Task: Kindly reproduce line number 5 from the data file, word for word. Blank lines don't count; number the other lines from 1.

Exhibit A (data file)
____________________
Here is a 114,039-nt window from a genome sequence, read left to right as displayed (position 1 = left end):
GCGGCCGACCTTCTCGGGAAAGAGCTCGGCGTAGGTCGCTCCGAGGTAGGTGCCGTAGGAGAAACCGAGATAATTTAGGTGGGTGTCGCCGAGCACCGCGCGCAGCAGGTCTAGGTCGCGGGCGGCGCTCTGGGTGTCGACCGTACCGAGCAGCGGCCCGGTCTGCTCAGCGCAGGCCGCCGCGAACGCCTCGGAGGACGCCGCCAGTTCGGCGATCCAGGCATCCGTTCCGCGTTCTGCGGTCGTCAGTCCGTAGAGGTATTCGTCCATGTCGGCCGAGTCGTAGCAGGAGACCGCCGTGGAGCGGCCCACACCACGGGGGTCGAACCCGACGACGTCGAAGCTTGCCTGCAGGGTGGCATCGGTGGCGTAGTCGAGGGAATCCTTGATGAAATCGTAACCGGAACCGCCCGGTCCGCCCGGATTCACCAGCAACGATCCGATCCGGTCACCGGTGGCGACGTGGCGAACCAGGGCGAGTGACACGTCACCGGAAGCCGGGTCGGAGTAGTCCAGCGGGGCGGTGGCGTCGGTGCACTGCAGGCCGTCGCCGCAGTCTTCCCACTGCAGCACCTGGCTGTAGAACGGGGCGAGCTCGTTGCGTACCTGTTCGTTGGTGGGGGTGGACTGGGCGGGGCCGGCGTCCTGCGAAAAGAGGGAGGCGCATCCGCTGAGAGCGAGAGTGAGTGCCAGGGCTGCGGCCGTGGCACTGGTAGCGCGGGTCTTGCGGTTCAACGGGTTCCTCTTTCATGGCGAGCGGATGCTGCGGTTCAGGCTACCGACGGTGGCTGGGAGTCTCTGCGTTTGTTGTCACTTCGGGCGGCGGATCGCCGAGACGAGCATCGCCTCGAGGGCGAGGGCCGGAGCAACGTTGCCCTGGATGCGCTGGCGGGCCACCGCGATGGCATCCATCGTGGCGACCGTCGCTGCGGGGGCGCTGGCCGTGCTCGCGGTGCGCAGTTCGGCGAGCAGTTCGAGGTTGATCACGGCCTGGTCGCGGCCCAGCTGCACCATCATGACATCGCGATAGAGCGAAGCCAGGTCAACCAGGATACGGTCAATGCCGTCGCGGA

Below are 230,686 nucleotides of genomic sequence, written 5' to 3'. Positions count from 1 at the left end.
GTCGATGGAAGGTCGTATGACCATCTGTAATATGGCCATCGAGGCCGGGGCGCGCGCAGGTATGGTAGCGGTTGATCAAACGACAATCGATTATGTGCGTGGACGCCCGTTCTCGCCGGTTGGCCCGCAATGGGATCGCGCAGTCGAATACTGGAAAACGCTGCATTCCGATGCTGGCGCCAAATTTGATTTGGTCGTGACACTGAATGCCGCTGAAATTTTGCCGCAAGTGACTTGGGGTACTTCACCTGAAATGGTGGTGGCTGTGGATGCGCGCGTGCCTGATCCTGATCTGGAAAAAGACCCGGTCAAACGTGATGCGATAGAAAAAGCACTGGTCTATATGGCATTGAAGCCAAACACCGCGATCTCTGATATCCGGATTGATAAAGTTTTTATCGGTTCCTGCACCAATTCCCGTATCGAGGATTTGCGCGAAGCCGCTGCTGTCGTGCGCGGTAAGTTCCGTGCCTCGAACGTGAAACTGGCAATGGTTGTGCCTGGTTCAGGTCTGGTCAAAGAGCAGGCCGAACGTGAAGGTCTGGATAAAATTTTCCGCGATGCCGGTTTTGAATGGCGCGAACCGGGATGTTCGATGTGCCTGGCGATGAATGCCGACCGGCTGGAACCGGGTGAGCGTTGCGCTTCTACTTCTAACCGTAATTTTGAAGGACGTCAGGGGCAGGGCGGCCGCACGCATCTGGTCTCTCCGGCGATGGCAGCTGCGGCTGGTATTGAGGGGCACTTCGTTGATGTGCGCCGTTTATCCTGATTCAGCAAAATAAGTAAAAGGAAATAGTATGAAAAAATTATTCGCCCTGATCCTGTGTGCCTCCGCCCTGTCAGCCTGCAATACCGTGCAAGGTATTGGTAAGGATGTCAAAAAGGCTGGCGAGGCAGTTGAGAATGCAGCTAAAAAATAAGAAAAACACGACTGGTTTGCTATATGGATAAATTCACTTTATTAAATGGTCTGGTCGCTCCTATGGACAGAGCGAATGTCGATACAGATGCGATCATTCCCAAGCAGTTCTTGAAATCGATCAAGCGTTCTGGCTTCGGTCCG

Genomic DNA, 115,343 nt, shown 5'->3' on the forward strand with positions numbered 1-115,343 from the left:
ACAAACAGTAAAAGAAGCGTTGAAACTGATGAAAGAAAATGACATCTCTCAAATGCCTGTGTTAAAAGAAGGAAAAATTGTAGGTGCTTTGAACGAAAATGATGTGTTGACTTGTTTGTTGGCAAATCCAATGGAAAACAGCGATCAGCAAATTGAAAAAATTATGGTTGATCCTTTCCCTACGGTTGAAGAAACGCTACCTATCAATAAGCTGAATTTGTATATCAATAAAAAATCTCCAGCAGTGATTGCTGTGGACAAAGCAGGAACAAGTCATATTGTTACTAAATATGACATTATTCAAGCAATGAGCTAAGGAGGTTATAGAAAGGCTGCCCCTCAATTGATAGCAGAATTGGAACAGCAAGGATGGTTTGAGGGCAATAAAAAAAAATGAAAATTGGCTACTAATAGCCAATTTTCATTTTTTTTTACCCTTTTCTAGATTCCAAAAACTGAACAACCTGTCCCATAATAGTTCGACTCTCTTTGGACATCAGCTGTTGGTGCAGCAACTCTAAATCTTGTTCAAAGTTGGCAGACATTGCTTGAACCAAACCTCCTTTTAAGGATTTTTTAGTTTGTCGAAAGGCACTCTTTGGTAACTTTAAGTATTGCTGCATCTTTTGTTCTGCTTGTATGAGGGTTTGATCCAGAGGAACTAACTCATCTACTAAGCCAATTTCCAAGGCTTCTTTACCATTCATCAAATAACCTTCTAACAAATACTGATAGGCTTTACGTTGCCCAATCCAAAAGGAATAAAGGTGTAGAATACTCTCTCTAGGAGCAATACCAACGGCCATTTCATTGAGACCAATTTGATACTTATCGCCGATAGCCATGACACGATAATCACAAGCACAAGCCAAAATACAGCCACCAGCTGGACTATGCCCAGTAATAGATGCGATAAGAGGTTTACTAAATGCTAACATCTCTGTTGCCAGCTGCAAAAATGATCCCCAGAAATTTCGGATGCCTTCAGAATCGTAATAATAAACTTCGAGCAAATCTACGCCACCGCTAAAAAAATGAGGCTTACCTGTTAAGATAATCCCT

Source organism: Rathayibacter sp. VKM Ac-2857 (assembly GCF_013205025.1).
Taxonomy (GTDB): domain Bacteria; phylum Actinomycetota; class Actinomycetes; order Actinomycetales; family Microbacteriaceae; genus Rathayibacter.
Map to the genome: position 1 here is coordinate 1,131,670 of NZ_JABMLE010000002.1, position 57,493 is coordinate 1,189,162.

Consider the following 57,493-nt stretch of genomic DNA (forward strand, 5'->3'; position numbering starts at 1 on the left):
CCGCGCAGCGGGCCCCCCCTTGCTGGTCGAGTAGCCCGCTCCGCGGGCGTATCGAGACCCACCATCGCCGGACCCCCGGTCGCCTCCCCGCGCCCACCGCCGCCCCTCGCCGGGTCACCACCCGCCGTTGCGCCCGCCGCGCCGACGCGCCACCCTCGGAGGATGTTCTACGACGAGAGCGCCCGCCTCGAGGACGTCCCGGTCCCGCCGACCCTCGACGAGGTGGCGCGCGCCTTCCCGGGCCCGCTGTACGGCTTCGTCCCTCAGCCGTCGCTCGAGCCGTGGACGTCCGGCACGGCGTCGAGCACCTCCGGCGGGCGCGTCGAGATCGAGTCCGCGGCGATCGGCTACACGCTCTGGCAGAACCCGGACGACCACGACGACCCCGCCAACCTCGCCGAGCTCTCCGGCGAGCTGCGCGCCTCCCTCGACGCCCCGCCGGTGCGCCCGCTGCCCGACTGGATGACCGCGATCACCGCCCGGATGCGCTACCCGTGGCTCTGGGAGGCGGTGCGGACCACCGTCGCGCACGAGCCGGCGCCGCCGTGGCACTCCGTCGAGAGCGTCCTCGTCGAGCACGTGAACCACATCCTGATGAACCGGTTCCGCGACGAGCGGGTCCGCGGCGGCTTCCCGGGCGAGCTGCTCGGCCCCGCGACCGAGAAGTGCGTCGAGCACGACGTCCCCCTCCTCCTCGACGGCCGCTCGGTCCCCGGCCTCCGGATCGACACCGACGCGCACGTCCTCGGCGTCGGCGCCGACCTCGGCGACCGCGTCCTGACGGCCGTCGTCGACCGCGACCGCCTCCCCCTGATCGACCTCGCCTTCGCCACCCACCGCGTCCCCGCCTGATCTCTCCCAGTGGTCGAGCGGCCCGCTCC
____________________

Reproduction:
Genomic DNA, 115,343 nt, shown 5'->3' on the forward strand with positions numbered 1-115,343 from the left: